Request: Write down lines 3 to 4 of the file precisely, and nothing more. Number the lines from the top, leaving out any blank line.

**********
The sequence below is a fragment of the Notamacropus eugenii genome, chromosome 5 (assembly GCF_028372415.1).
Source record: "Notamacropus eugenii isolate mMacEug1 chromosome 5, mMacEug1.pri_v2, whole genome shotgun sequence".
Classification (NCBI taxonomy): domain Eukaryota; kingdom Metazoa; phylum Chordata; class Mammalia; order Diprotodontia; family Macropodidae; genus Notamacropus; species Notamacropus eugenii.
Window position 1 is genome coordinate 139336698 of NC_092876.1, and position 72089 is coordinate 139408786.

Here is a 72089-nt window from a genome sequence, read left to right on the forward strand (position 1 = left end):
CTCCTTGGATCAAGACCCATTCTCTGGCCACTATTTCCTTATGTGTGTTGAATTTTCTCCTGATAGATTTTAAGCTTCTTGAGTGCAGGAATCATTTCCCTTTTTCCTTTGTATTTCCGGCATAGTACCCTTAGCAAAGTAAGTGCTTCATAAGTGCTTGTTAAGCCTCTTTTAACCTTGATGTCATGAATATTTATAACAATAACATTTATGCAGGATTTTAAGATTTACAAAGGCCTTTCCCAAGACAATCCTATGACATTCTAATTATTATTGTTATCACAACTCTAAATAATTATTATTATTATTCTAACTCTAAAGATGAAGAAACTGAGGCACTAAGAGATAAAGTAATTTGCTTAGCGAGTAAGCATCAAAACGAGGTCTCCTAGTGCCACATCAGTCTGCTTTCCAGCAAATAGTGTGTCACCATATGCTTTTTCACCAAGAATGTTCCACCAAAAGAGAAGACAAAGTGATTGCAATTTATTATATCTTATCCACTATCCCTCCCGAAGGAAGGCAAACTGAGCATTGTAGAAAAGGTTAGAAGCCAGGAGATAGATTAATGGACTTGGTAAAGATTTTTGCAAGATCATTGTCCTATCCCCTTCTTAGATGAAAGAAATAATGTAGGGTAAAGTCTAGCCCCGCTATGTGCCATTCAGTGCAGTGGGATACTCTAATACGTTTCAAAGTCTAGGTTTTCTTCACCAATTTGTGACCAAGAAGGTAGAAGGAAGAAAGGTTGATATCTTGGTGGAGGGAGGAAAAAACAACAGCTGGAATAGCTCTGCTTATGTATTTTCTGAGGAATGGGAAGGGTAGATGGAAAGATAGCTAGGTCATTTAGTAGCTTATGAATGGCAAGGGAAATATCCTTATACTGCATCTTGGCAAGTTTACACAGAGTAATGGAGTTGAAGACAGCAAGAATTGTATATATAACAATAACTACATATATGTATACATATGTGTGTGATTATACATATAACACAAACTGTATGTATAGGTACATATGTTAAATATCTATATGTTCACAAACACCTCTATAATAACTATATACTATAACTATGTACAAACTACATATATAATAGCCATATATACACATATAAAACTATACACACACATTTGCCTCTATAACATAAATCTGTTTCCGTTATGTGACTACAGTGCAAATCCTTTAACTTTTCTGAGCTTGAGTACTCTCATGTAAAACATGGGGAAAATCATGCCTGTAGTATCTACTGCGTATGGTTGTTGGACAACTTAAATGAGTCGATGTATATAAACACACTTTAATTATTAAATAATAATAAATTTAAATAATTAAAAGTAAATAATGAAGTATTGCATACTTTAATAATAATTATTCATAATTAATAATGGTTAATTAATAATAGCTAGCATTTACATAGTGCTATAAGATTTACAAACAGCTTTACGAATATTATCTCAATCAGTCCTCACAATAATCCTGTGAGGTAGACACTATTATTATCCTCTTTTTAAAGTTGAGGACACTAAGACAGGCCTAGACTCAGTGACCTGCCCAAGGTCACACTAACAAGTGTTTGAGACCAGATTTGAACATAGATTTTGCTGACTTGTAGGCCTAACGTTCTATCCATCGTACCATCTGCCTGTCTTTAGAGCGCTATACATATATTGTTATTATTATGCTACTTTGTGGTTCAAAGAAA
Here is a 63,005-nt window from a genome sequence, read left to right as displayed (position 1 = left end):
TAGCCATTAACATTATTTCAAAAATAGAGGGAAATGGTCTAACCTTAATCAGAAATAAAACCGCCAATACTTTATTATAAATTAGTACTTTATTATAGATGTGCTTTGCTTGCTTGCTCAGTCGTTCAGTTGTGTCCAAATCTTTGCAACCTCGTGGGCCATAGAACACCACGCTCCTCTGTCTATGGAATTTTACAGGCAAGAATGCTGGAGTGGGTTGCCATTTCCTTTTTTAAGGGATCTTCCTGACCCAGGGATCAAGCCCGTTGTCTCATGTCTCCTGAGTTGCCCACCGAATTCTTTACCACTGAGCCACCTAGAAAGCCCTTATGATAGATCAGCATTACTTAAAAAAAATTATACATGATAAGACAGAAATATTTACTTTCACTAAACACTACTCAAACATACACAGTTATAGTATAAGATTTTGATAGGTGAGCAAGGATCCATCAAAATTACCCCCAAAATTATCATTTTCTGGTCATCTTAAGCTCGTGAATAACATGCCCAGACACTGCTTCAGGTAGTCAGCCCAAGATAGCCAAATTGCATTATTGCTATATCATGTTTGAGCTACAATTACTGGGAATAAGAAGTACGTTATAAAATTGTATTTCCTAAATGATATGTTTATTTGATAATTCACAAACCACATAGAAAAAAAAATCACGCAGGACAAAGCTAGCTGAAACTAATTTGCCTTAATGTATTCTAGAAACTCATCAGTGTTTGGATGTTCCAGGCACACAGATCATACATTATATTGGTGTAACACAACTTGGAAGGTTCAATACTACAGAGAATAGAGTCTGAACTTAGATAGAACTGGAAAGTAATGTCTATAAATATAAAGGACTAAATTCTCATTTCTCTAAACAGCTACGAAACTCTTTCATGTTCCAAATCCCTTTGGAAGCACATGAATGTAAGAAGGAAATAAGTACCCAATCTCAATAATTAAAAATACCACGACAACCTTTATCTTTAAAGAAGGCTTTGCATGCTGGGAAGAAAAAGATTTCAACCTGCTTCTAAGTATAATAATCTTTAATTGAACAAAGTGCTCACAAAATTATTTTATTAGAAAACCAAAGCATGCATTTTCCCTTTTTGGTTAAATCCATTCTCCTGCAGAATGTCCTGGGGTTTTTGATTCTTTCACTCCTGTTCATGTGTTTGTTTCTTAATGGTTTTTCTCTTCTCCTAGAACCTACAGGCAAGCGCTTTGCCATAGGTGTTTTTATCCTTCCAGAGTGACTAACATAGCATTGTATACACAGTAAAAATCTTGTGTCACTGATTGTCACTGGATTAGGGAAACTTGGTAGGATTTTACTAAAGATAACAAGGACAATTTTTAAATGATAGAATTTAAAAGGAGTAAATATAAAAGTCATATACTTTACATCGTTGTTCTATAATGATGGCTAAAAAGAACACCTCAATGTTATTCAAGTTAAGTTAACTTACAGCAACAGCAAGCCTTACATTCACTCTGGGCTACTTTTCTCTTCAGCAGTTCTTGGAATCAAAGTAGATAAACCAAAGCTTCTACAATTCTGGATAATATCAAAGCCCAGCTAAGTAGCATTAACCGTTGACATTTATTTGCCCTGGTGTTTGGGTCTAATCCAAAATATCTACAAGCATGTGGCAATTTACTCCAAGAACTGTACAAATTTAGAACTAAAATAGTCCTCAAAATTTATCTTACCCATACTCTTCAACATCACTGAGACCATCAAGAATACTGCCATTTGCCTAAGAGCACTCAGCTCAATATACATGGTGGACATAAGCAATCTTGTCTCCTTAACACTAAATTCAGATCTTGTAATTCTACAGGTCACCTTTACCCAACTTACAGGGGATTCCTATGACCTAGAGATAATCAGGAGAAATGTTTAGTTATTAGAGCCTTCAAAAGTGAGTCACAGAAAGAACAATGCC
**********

Classification (NCBI taxonomy): domain Eukaryota; kingdom Metazoa; phylum Chordata; class Mammalia; order Diprotodontia; family Macropodidae; genus Notamacropus; species Notamacropus eugenii.
Window position 1 is genome coordinate 139336698 of NC_092876.1, and position 72089 is coordinate 139408786.